To further investigate the effects of the EU ban of Mexican horse meat imports, Animals’ Angels sent an investigative team to Mexico to visit several of the horse slaughter plants previously approved by the EU Commission.
CARNICOS DE JEREZ S.A. DE C.V., is located in Jerez, Zacatecas, and was approved to ship horse meat for human consumption to the EU prior to the ban with EU approval # E-33. This plant is linked to Belgium importer VISSER & VAN WALSUM, B.V.
From our previous investigations and research, we know that the following US Suppliers used to ship horses to this plant:
- Mike McBarron, Forney, TX
- Mc Daniels & Sons, Brookston, TX
- Dennis Chavez, Los Lunas, NM
- Dorian Ayache, Lebanon, TN
- John Sanders, Marland, OK
- Terry Saulters, Waco, TX
- Mitch Stanley, Hamburg, AK
- El Retiro Livestock, Eagle Pass, TX
Mexican horse meat export documents show that exports from the Jerez plant to other countries have decreased dramatically. The Jerez plant used to ship on average 16 shipments per month to Visser & Van Walsum. Records now show that the last shipments to Visser & Van Valsum were on January 15, 2015 and that since then their market apparently has shifted to Russia. However, they have only exported 5 shipments total since February 2015.
Unfortunately, documents obtained from the Texas Department of Agriculture reveal that the plant still receives US horses and donkeys from TX kill buyers Mike McBarron and El Retiro Livestock.
The investigation at the plant itself revealed the following: The layout of this particular location provides for limited surveillance. The front building and entrance has high-tech surveillance cameras and mirrored windows and is surrounded by a tall brick wall. However, our investigators were able to gain enough access to take video and photographs of the pens and holding areas inside. The first thing they noticed was that there is a large section of the plant apparently now abandoned and no longer used as it is clearly overgrown and neglected with the buildings completely boarded up.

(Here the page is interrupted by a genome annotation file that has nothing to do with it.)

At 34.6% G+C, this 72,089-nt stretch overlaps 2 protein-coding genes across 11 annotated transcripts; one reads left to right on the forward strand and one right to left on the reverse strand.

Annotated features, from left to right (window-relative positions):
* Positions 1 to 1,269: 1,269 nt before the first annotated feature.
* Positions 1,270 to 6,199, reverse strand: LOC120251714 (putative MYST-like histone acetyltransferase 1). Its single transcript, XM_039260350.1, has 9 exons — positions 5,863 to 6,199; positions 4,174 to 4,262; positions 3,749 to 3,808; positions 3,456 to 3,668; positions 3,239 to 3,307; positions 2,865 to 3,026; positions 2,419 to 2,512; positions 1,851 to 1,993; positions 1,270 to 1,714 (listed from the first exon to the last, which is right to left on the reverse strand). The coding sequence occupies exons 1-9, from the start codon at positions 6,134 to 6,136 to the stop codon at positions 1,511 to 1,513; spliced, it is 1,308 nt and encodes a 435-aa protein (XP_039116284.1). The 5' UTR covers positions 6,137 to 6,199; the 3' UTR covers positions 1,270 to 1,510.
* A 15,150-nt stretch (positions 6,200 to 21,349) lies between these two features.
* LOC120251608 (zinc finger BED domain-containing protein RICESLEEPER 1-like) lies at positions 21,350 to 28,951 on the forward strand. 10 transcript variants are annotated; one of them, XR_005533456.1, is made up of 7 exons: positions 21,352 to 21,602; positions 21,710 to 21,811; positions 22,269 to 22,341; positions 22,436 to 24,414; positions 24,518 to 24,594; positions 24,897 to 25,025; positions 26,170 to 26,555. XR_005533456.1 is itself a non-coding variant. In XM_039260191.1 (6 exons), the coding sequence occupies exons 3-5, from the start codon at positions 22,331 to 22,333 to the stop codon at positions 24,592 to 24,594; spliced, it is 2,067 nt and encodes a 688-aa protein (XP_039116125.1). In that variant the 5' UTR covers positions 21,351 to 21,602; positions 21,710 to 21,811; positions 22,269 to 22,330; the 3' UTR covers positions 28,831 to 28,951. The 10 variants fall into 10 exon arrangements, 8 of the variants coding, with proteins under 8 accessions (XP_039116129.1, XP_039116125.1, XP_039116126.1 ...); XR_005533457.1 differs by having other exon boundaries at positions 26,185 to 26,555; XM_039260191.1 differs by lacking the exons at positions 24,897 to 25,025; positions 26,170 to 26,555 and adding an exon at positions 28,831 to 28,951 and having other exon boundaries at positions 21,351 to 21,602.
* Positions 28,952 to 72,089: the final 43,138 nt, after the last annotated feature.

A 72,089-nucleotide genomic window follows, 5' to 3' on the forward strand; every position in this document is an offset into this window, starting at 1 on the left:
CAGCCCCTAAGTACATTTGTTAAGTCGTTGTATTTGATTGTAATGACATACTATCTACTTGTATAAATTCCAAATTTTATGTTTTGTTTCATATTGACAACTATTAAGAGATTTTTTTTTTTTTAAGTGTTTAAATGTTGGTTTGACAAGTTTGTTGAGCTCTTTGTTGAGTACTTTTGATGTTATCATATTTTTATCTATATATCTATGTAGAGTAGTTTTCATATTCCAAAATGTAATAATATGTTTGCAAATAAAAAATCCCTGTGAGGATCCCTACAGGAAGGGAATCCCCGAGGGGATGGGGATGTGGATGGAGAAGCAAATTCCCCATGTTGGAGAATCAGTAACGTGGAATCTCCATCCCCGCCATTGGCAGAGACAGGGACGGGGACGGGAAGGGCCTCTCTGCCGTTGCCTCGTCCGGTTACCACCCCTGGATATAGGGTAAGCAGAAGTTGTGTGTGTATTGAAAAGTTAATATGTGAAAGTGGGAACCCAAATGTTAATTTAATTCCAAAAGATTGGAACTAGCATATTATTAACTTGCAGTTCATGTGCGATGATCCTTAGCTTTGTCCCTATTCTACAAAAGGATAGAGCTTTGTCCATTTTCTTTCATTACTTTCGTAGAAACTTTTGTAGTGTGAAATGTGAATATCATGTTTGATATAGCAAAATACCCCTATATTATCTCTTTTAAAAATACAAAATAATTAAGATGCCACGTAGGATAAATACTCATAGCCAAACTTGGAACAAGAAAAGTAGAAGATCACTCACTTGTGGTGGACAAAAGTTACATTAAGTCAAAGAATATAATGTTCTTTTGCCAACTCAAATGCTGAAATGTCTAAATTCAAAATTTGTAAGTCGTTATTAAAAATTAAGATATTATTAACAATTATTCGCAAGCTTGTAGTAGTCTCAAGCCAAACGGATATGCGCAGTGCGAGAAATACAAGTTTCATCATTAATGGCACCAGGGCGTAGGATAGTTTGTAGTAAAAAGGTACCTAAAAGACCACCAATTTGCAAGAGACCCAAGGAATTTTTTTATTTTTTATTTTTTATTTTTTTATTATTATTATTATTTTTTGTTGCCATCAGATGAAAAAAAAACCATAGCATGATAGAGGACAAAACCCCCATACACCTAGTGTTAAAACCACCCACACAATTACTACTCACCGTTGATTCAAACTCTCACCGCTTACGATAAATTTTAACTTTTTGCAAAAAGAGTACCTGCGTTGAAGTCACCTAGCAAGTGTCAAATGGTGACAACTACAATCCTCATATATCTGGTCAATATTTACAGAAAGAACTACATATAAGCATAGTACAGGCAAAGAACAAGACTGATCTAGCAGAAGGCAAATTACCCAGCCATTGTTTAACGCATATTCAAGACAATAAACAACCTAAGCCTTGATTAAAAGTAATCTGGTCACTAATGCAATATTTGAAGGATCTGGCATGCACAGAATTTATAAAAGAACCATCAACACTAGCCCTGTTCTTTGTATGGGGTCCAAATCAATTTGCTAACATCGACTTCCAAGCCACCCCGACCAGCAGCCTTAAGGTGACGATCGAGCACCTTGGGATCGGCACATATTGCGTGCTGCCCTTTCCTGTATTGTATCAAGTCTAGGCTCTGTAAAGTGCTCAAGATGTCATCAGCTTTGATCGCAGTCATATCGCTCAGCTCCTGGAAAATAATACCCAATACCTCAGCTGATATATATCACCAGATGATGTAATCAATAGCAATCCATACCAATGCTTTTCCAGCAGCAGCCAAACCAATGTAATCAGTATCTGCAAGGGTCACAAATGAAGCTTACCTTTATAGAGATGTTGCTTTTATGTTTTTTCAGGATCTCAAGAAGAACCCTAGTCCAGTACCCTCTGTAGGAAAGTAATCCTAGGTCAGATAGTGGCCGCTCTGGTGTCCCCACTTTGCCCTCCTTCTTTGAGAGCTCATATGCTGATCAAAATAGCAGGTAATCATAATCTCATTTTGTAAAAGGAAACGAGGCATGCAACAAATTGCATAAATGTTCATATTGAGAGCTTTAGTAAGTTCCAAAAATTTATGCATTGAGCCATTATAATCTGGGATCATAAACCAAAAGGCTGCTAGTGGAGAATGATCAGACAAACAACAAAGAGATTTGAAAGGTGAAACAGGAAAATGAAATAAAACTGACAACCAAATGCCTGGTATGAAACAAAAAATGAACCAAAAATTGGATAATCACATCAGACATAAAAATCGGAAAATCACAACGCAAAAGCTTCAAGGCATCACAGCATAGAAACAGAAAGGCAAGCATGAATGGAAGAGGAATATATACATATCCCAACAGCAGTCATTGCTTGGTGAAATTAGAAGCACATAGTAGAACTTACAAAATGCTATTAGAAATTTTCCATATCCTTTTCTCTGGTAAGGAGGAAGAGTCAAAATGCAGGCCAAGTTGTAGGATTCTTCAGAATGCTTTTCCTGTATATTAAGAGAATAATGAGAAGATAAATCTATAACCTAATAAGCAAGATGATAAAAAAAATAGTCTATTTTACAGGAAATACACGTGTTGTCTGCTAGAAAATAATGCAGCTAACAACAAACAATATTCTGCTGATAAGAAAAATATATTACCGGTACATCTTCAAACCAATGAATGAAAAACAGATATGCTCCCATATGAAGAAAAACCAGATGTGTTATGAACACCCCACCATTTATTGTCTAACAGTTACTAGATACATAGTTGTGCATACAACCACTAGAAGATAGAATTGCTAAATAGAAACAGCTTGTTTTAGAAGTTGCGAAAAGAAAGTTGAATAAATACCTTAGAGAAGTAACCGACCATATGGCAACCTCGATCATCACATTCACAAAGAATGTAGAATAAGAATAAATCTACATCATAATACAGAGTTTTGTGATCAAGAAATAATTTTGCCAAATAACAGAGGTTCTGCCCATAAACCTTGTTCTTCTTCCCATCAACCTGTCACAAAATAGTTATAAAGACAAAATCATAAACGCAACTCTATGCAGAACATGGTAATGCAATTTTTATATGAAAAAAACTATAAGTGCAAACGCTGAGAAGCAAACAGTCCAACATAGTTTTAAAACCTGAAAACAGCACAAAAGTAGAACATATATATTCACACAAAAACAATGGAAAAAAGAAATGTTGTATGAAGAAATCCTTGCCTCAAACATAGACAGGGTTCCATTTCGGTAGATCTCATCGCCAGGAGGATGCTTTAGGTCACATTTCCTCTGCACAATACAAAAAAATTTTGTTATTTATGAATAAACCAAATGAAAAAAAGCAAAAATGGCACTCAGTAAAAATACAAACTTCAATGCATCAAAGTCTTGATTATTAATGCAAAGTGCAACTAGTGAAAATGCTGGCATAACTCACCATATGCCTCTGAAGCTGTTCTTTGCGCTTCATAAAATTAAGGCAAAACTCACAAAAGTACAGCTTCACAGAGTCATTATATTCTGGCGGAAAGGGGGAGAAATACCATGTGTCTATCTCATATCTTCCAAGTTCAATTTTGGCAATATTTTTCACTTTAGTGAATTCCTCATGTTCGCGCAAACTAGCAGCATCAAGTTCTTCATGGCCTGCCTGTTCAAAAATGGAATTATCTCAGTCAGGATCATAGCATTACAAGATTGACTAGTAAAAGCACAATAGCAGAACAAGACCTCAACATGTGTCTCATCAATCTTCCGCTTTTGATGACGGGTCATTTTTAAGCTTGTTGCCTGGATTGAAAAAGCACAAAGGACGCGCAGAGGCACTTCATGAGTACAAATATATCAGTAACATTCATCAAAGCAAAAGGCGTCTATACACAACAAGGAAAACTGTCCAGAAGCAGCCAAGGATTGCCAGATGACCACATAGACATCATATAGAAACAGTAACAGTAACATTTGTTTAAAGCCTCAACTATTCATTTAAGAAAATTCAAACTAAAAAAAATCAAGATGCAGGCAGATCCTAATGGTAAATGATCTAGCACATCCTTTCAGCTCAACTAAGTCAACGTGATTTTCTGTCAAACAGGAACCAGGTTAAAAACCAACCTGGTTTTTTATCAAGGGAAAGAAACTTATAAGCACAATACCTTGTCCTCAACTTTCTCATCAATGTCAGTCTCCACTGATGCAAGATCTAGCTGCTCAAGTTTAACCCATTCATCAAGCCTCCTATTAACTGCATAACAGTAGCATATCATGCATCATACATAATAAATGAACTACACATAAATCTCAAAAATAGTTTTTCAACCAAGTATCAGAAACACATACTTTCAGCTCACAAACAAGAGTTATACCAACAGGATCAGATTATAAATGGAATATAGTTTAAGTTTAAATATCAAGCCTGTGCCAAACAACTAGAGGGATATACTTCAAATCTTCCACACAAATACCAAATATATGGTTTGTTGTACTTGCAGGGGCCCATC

On 5/15/15, our team arrived at the Carnicos de Jerez plant at 9:45 a.m. When a livestock trailer was observed entering the front gate of the facility at 10:08 a.m., our investigators approached the main gate to observe the activity. At this time, a second livestock trailer arrived at the facility. While the first truck went through the “check-in” process at the front gate, the second truck sat waiting close to our team’s location, giving our investigators time to determine that there were in fact horses inside. The truck displayed U.S. DOT #2188748, which is linked to the plant’s own trucking company.
At 10:20 a.m., AA investigators went to the area where the holding pens could be viewed. Investigators observed horses mixed in with cattle and were also able to photograph some horses that appeared to be very thin. Green USDA slaughter tags could still be seen attached to many of the horses. After documenting the pens and the animals held inside, the investigators returned to the main gate.
No further activity was seen throughout the day. The plant personnel began to leave at 5:00 p.m. Investigators remained until 5:30 p.m., and then left the area.
Our investigators returned to the Carnicos de Jerez plant on 5/19/15 at 3:40 p.m. after spending part of the morning documenting conditions at the Inter Meats Plant in Aguascalientes. After confirming no activity at the plant’s gate, they checked the holding pens again to observe the animals. It was noted that the number of horses present was considerably low compared to the visit on 5/15/15.
After documenting the animals in the pens, investigators returned to the front gate to observe any activity that might occur. Investigators remained onsite until 6:00 p.m., but there was absolutely no activity other than employees going to and from lunch and then exiting for the day.
Investigators returned to the Jerez plant on 5/20/15 at 8:00 a.m. No livestock trucks were observed arriving, and in fact there was no activity throughout the morning. In the holding pens now donkeys were present, mixed in with horses and cattle. Investigators returned to their original position at the front gate to observe any livestock trucks that might arrive as well as any other activity. Nothing further was observed.
Employees of the plant began to leave as usual at 5:00 p.m. Our team remained at the plant until later that night. No livestock trucks were observed entering the plant while our investigators were onsite.
Our observations confirm what the export paperwork shows. While they continue to receive a mixture of horses, donkeys and cattle, it appears the plant is struggling. Five shipments in four months-time as compared to an average of 16 shipments or more each and every month is a staggering decline in production for the European and Russian importers. However, it appears that the plant has found new buyers for their horse meat, potentially in the local market. Animals’ Angels will continue to monitor the situation until we have more answers.